As Lawmakers Resist FBI Spending in Coronavirus Bill, Trump's $377M White House Remodeling Money Draws Little Scrutiny

A measure in the GOP-backed coronavirus relief bill calling for a costly remodel of part of the White House has received little scrutiny from lawmakers amid strong resistance for a new FBI headquarters.

President Donald Trump's administration has requested $377 million in the next coronavirus aid package for a renovation of the White House's West Wing, which has not had a full modernization since 1933, according to the General Services Administration (GSA).

The Trump administration also hopes to use the money to build a new security screening facility for the Eisenhower Executive Office Building, according to the draft aid legislation introduced by Senate Republicans on Monday.

The administration says the White House work would "increase the White House campus's ability to detect, mitigate and alleviate external security and pandemic threats."

The large sum of money requested by White House officials entered the $1 trillion Health, Economic Assistance, Liability Protection and Schools (HEALS) Act without much controversy, particularly when compared to the Trump administration's other building request: $1.75 billion for a new FBI headquarters in downtown Washington, D.C.

The draft bill states that such construction would help "prevent, prepare for, and respond to coronavirus, domestically or internationally," but the measure's inclusion left top Senate Republicans scratching their heads.

"I'm not sure that it is. Is it?" Senate Majority Leader Mitch McConnell responded to a reporter's question Monday after a lengthy pause about the allocation of $1.75 billion tucked into legislation meant to combat the economic fallout from coronavirus, initially appearing unaware of the money.

But McConnell said Tuesday he was "opposed to non-germane amendments, whether it's funding for the FBI building" or other non-coronavirus measures included in previous proposals.

Senator Lindsey Graham (R-SC) told reporters Monday he was "not particularly" supportive of the building funds but ultimately gave a wavering response. "It doesn't have to be technically COVID-related. I just don't know why we're doing that," he said.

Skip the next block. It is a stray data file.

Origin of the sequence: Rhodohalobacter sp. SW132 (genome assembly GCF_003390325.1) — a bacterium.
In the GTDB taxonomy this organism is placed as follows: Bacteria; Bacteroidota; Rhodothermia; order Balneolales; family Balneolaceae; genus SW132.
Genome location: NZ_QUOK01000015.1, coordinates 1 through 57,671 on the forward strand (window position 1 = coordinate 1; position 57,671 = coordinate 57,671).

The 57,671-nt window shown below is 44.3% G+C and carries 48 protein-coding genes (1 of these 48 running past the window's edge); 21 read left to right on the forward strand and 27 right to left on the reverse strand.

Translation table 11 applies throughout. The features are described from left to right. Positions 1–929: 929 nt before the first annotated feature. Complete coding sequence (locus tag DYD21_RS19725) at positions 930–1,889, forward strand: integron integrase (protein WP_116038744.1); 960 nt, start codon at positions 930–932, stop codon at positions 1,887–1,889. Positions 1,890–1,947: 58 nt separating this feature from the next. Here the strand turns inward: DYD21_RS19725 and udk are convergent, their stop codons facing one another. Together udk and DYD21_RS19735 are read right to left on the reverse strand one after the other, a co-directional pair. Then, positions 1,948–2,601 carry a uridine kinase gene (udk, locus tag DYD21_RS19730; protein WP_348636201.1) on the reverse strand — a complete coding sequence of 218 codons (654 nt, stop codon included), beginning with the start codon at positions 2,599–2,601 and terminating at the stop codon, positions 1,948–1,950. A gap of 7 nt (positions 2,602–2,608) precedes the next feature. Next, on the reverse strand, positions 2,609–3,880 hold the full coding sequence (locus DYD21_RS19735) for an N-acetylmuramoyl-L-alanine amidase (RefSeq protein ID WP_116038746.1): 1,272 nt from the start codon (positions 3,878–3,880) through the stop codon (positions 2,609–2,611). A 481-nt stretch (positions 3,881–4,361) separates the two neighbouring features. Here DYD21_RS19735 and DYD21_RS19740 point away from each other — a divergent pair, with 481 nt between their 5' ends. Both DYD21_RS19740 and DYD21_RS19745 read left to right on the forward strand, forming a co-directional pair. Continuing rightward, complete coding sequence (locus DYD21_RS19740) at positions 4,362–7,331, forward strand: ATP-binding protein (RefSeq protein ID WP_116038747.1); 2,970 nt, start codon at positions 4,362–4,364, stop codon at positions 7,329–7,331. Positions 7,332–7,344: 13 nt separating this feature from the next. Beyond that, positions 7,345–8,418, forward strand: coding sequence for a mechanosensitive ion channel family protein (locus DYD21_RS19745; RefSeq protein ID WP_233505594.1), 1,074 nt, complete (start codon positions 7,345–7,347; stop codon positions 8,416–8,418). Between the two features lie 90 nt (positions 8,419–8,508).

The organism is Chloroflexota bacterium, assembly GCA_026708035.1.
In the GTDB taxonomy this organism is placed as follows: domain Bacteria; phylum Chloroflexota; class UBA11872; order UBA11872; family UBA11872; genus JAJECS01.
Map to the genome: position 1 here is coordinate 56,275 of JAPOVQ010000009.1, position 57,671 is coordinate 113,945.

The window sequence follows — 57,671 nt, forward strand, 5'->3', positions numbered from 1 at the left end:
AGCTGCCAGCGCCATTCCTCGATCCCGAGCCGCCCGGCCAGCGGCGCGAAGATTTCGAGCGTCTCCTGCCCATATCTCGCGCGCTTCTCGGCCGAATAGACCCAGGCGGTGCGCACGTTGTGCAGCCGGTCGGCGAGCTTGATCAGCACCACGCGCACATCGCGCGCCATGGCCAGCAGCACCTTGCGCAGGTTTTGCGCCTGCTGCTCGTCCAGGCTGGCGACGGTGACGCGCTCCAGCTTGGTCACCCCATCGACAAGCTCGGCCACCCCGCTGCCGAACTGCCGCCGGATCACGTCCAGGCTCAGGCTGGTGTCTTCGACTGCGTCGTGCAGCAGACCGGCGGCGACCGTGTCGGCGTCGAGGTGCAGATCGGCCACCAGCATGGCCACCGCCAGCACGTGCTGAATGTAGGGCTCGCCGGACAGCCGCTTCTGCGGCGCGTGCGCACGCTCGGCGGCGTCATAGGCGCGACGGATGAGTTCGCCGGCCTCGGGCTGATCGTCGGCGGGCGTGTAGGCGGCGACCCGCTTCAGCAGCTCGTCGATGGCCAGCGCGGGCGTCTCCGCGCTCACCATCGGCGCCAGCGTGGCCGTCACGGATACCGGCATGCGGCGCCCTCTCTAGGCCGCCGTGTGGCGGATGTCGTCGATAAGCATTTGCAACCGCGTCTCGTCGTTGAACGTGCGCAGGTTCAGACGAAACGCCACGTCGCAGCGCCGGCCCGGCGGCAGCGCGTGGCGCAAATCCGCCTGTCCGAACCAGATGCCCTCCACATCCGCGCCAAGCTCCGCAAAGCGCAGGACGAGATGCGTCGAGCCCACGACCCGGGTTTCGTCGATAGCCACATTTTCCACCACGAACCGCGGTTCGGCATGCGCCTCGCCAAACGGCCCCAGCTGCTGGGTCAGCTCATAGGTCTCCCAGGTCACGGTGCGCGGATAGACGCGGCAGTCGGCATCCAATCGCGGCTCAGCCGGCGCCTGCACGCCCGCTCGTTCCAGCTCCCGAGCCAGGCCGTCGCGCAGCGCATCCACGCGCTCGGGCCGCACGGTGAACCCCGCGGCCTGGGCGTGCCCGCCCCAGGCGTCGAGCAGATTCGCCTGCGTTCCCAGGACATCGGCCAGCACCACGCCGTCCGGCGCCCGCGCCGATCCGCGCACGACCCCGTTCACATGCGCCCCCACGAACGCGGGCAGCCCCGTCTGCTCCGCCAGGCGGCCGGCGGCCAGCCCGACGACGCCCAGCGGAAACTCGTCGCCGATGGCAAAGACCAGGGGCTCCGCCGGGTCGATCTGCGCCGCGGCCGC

Donald Trump
President Donald Trump speaks to city officials and employees of Double Eagle Energy on the site of an active oil rig on July 29, 2020 in Midland, Texas. The Trump administration has requested $377 million in the next coronavirus aid package for a renovation of the White House’s West Wing. Montinique Monroe/Getty

The proposed West Wing renovations are also being pitched by White House officials as coronavirus-related. Renovations have been planned and delayed by past administrations for years, partly because no president wants to give up the Oval Office long enough for lengthy remodels to be done.

GSA press secretary Pamela Pennington told the Associated Press that as a result of the delays, "the building's infrastructure has continued to deteriorate and the need for updating has only increased. Further, this project is even more necessary given the current challenges as a result of COVID-19 and the need for modern HVAC systems to ensure proper circulation within the workspace."

Newsweek contacted McConnell and the White House about the proposed renovations, but did not hear back in time for publication.

The total $2.1 billion it would cost to renovate the White House and build a new FBI headquarters comes amid fraught negotiations between Republicans and Democrats on how much the next coronavirus relief package should total.

Senator Ted Cruz (R-TX) previously said the $1 trillion proposed by Senate Republicans was met with "significant resistance" within his party. The Democratic-controlled House, by contrast, passed its Health and Economic Recovery Omnibus Emergency Solutions (HEROES) Act in late May, costing $3 trillion.

In his comments about the proposed FBI building, McConnell also dismissed several measures put forth by Democrats in the HEROES Act, including money for some undocumented immigrants, marijuana studies and tax cuts.

"When we get to the end of the process, I would hope that all of the non-COVID-related measures are out, no matter what bills they were in at the start," the Kentucky Republican said Tuesday.